So this is a bit weird cyade this came out of nowhere, as I didn’t used to have any problem on this aspect
But in short, my system won’t recognize neither my android phone nor my kindle. Zero, nada, nothing shows. My devices act as if connected to a power supply but nothing else (USB debug is on in my android phone). This is particularly troublesome as I use my phone as an USB tethering devices since my USB wifi dongle died
The devices don’t show up neither on the disk application nor when usen the lsusb command
For testing purposes I connected an old Realtek USB dongle and it shows up (sadly there are no drivers for Linux..). My keyboard is also connected through USB and works fine.
It a the same cable I’ve been using so far, and testing with another cable the problem persists.
This was after I phone call, it could be possible that idle clicking led me to dismiss/active some kind of pop-up notification/configuration?
Sorry about formatting, doing this on my phone
PCManFM 1.2.5 in Lubuntu 18.04 here.
want to add a custom command to right click menu to batch rename all files in the selected dir, including all files in all subdirs, to subdir001, subdir002, …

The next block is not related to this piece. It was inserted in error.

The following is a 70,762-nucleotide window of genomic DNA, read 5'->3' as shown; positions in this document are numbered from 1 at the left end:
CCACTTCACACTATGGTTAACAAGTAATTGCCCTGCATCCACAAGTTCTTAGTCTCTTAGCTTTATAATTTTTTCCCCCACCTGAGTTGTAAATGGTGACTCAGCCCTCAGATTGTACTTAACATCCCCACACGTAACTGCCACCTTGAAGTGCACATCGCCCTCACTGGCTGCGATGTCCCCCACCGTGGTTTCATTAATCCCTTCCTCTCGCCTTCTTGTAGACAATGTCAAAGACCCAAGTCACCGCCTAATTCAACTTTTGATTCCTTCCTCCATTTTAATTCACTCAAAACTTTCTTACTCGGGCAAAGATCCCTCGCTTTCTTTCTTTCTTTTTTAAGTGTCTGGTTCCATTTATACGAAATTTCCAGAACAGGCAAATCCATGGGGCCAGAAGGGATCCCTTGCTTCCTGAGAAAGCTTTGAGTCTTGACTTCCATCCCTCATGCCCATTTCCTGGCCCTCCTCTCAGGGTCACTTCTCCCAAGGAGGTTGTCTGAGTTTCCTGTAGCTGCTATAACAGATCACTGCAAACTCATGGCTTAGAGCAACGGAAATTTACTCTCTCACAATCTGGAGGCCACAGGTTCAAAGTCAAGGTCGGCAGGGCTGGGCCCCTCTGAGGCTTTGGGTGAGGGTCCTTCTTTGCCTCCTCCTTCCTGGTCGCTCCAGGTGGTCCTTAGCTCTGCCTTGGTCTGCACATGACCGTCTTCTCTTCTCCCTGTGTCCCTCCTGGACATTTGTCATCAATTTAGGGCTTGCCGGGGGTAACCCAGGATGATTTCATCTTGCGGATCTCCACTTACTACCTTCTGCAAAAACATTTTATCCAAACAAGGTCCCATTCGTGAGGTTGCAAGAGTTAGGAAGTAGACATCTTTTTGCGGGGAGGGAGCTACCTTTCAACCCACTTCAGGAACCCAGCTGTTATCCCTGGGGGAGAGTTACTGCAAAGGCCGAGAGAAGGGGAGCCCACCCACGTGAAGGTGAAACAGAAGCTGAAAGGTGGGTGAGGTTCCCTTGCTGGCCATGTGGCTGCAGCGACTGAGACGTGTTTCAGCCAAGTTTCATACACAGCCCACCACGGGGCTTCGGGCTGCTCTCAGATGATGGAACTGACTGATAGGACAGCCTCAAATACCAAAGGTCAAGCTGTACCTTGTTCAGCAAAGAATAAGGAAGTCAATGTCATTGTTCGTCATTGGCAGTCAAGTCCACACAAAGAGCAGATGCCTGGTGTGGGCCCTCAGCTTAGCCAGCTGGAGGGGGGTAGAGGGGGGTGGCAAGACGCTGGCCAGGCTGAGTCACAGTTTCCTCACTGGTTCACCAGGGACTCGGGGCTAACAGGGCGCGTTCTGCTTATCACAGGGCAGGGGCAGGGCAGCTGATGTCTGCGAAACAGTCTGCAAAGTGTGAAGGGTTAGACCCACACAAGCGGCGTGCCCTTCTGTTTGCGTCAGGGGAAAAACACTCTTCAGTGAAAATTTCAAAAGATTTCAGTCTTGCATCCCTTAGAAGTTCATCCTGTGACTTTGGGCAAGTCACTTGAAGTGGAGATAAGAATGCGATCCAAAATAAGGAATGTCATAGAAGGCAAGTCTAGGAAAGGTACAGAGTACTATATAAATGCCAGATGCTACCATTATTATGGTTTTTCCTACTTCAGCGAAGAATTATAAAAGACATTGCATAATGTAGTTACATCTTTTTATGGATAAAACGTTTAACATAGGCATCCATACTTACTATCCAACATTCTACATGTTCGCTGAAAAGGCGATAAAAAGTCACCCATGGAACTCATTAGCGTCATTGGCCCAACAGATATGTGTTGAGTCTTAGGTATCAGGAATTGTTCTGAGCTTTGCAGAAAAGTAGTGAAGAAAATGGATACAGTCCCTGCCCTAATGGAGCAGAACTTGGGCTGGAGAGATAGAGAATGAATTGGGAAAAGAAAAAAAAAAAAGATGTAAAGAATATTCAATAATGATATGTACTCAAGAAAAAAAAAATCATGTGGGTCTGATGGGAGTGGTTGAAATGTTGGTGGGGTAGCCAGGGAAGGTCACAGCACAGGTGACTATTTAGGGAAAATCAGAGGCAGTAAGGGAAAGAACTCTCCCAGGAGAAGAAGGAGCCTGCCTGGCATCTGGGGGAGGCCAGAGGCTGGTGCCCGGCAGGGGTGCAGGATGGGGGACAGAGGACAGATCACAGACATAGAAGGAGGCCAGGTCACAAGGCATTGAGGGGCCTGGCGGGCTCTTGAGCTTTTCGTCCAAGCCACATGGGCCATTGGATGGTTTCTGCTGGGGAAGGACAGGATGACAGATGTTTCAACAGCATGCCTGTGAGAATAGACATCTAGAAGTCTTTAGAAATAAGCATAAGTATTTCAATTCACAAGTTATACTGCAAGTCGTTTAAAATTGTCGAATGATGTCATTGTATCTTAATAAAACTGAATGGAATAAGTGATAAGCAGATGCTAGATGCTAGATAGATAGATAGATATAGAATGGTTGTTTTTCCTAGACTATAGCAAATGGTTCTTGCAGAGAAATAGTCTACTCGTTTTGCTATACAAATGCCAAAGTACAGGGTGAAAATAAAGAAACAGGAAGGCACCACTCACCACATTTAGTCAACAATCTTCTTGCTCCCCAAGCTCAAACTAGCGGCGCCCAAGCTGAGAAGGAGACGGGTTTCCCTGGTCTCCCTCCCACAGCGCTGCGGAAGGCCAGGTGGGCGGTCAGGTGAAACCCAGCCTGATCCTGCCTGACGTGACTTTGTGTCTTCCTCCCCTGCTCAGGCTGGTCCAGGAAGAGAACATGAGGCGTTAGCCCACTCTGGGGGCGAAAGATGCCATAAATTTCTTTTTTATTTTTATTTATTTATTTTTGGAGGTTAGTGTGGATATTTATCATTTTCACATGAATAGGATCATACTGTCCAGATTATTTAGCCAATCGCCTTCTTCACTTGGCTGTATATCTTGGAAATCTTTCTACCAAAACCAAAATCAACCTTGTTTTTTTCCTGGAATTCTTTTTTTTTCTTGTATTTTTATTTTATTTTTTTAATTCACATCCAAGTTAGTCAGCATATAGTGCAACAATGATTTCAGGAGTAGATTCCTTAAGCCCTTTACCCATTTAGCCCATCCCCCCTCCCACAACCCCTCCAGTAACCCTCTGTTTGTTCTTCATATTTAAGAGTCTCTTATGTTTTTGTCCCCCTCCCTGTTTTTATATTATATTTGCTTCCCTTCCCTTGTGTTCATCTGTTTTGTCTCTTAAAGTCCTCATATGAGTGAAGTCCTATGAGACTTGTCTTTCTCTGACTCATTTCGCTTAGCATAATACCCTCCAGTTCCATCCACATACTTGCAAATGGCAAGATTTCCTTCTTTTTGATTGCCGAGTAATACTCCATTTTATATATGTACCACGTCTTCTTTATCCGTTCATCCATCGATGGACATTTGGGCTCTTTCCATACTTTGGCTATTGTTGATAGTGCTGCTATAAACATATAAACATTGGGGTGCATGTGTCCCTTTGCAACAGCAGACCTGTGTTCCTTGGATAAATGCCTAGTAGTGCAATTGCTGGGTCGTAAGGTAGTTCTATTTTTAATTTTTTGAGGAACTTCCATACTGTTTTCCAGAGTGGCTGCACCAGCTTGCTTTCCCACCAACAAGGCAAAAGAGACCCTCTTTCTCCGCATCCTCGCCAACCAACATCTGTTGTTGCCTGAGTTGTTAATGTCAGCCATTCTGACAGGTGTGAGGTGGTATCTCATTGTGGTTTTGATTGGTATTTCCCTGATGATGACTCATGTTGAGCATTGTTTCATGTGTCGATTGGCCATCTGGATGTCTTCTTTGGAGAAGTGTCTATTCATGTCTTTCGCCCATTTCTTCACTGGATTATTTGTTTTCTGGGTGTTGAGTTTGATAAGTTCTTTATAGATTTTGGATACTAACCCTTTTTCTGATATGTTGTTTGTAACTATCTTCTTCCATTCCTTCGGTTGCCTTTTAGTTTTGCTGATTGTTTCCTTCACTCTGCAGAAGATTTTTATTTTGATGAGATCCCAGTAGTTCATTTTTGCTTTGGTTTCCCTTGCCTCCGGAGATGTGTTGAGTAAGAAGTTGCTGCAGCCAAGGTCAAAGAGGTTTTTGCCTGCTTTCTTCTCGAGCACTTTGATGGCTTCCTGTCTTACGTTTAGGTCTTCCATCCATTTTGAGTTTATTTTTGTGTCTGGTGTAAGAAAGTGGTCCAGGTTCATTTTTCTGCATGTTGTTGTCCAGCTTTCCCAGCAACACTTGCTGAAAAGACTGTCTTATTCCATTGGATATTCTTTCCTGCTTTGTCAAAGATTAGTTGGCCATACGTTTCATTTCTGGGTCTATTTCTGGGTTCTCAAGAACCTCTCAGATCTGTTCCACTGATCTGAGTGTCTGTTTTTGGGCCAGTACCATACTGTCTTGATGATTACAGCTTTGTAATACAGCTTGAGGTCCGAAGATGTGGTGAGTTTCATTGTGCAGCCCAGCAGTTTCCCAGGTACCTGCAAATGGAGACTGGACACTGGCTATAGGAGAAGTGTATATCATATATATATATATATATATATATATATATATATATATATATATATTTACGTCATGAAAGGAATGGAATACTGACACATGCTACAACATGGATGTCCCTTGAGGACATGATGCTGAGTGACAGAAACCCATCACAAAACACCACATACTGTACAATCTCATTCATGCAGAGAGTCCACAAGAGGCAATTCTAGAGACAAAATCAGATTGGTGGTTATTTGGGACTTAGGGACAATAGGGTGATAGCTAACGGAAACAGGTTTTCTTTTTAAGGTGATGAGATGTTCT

For example, if a directory x has subdirs abc and def containing files a1.mp3, a2.mp3, a3.mp3 each, I want the files in abc to be renamed abc001.mp3, abc002.mp3, abc003.mp3, in the same order. Same for the def dir, except to def001.mp3, etc…
How do I do this? I was searching for solutions, but they all seem to be PCManFM version dependent.
firefox and chrome keep crashing on lubuntu 19.04 and ubuntu 18.04 ff ver 68.0.2 this is on a 4000 series ?? i7 with 8 gig ram 120 ssd, no video card i have another pc hooked on network that has had no issues in the last 6 days with chrome and ff i
ve changed Ethernet ports on router and back of i7 pc ive changed Ethernet cables that are 2 ft long i
ve disable hardware acceleration on both browsers i wasnt having an issue until about 3 weeks ago im fixing to try puppy linux on my usb drive for a couple of days
I tried to install the Nvidia driver 304.317 according this post: Can't install Nvidia drivers on Ubuntu 18.04
During installation, several errors occurred:
Error message 1:
ERROR: Failed to run '/usr/sbin/dkms build -m nvidia -v 304.137 -k 5.0.0-23-generic': Kernel preparation unnecessary for this kernel. Skipping ... Building module: cleaning build area... make -j2 KERNELRELEASE=5.0.0-23-generic module SYSSRC=/lib/modules/5.0.0-23-generic/build...................(bad exit status: 2) ERROR (dkms apport): binary package for nvidia: 304.137 not found Error! Bad return status for module build on kernel: 5.0.0-23-generic (i686) Consult /var/lib/dkms/nvidia/304.137/build/make.log for more information.
Error message 2:
ERROR: Failed to install the kernel module through DKMS. No kernel module was installed: please try to installing again without DKMS, or check the DKMS logs for more information.